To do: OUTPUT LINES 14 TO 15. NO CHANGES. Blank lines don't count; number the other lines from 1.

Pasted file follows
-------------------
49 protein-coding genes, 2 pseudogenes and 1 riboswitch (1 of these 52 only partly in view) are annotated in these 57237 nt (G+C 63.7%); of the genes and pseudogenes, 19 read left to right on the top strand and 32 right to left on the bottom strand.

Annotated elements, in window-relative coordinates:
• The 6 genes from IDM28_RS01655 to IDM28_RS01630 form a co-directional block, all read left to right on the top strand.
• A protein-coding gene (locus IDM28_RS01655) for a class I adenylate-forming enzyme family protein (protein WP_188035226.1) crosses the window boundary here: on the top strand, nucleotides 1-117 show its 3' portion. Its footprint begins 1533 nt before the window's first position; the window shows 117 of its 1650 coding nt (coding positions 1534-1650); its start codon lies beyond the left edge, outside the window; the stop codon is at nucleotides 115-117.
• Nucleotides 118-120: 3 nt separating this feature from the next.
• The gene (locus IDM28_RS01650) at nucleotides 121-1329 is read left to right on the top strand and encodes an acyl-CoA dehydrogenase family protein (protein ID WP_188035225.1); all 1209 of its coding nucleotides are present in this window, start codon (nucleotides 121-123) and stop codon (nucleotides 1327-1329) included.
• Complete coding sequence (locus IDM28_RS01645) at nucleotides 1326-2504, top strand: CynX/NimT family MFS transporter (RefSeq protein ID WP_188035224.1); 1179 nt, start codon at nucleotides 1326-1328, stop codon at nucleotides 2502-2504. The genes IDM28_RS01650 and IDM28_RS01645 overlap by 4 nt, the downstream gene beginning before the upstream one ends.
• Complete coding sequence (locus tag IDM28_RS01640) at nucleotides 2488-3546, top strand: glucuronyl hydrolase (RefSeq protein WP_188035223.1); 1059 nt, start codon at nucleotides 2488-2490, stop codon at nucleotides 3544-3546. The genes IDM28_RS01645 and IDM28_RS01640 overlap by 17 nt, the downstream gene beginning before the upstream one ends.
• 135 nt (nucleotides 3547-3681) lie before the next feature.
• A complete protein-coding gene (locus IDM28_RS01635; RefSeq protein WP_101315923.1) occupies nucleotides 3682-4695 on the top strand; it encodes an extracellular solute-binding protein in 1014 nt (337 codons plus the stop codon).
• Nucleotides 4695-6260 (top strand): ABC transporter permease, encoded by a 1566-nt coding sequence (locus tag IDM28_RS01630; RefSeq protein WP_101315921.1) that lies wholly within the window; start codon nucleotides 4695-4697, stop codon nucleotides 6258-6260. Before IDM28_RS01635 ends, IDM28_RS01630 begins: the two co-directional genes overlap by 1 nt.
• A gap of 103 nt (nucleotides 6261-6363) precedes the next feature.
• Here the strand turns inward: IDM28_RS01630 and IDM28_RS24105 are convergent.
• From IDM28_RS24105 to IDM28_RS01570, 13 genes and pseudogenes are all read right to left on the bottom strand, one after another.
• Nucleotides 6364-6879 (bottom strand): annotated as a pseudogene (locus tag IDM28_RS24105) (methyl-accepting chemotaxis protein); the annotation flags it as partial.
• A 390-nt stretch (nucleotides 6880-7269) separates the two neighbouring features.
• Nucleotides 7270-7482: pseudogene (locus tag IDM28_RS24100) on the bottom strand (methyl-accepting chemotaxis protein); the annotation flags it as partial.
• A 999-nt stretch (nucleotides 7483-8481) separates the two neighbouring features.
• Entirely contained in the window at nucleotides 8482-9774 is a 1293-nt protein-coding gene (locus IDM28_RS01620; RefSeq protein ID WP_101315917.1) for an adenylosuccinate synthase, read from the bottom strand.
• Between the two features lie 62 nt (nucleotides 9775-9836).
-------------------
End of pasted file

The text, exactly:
• From IDM28_RS24105 to IDM28_RS01570, 13 genes and pseudogenes are all read right to left on the bottom strand, one after another.
• Nucleotides 6364-6879 (bottom strand): annotated as a pseudogene (locus tag IDM28_RS24105) (methyl-accepting chemotaxis protein); the annotation flags it as partial.